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Pancreatin.

Occurrence—Pancreatin is found in the fresh pancreas of warm-blooded animals, and is obtained for general use from the pancreas of the hog.

CONSTITUENTS—Pancreatin is a mixture of several enzymes, consisting of the ferment trypsin, similar to that of pepsin, proteolytic in character, but active in an alkaline medium; a starch digesting ferment—amylopsin resembling diastase or ptyalin; a milk digesting ferment, and a fat emulsifying ferment—stearopsin, closely allied to that found in the bile.

A solution of pancreatin is prepared, called Liquor Pancreaticus. The fresh pancreas is finely minced and exhausted with water, strained and treated with dilute alcohol for preservation. This is often more active than the powder.

Description—Pancreatin is a grayish or yellowish amorphous powder, with a characteristic odor and taste, soluble in water, insoluble in alcohol and chloroform.

Administration—It is most active in an alkaline medium, is destroyed in a strongly acid medium, and is consequently best given from two to three hours after eating, when it assists the intestinal digestion. Dose, from two to twenty grains.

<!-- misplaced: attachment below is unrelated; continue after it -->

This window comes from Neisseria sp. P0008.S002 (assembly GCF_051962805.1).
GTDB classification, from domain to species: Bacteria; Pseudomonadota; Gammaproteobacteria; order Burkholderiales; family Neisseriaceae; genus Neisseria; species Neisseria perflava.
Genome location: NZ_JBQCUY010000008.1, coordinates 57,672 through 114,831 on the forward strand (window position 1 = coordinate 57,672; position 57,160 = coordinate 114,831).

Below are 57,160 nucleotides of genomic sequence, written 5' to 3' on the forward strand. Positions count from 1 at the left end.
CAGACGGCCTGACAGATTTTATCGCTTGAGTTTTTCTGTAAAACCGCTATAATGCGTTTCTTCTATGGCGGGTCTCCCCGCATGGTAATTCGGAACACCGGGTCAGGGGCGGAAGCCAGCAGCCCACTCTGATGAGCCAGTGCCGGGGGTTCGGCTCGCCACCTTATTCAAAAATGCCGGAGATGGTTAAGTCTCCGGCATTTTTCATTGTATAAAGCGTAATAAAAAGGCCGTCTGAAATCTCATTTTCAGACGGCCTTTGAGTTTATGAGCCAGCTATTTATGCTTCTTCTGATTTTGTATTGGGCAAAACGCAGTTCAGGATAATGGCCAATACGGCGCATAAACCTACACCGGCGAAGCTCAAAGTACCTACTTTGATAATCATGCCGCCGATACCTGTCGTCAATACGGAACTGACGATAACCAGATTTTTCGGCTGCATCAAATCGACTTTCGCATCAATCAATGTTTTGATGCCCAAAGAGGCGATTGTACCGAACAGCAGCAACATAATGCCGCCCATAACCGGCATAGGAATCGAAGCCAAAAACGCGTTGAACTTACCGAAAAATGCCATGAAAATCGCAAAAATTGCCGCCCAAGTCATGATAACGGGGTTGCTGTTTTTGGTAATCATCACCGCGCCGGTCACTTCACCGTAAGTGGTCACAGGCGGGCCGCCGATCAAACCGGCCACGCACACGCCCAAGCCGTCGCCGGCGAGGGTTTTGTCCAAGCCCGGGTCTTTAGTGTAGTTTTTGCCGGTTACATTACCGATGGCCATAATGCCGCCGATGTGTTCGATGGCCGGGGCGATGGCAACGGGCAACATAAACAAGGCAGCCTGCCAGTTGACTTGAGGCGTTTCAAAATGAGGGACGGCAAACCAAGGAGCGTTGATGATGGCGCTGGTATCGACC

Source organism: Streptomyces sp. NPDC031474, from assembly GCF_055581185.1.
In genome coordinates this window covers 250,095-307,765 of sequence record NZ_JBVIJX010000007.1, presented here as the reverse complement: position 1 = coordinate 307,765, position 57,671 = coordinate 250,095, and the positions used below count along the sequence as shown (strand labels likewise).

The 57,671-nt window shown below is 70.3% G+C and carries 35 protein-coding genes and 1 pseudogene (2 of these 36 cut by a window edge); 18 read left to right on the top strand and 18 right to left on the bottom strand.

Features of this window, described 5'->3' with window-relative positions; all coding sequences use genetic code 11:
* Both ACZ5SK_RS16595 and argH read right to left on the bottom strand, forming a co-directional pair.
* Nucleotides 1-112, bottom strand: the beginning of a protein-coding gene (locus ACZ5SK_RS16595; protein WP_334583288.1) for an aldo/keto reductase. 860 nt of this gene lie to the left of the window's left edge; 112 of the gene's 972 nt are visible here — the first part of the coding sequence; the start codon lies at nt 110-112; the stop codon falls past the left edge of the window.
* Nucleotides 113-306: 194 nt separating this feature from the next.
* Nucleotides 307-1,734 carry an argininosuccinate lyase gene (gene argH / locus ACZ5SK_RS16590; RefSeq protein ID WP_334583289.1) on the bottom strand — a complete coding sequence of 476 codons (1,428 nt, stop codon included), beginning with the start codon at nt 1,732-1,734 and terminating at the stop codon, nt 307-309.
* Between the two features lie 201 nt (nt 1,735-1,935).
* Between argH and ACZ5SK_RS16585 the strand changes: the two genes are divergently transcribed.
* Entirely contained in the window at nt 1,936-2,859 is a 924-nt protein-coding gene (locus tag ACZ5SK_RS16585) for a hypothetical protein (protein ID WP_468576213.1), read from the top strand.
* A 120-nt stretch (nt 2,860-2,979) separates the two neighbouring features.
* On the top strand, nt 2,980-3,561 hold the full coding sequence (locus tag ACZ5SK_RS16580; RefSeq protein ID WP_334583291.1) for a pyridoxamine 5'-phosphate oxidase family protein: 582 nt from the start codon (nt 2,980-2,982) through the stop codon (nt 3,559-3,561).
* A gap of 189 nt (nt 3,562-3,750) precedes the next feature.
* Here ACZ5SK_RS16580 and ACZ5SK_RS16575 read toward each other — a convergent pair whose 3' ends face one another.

Physiological Action—It will peptonize various articles of food, such as milk, oysters, broths and gruel, and will emulsify oils and fatty foods intended for rapid nutrition.

Specific Symptomatology—Pain in the intestinal canal, beginning an hour or more after eating, and continuing for two or three hours; eructations of fatty foods; passage of undigested fats with the feces, are all indications for the use of pancreatin.

Without these indications it may be given in the slow convalescence of wasting disease, where anorexia and malnutrition are present and not corrected by pepsin and stomach tonics.

Therapy—The agent is of some use in gastric inactivity, but in the stomach, there is but little influence it may exercise that is not fully exercised by pepsin.

However, if administered at the beginning of a meal, it will sometimes exercise a full beneficial influence before enough of the gastric acids are poured out to retard its action-an influence sometimes more satisfactory than that exercised by pepsin, but as the acidity of the stomach fluids is apt to retard or destroy its influence, it is best given an hour or more after meals if there is impairment of the intestinal digestion, where it acts to the best advantage. If the stomach digestion is nearly complete, a dose of magnesium or sodium carbonate or bicarbonate may be given to neutralize any excess of acid.

It will accomplish desirable results in lienteric diarrhea and in the diarrheas of infants where there is marked emaciation, the stools containing fat cells in abundance.

Pancreatin, the liquor pancreaticus, or the powdered pancreatic glands are advised in the treatment of diabetes mellitus. It is possible that some benefit has followed this method of treatment in cases where the pancreas was diseased, but the author has but little confidence in it in the larger proportion of cases.


The American Materia Medica, Therapeutics and Pharmacognosy, 1919, was written by Finley Ellingwood, M.D.
It was scanned by Michael Moore for the Southwest School of Botanical Medicine.



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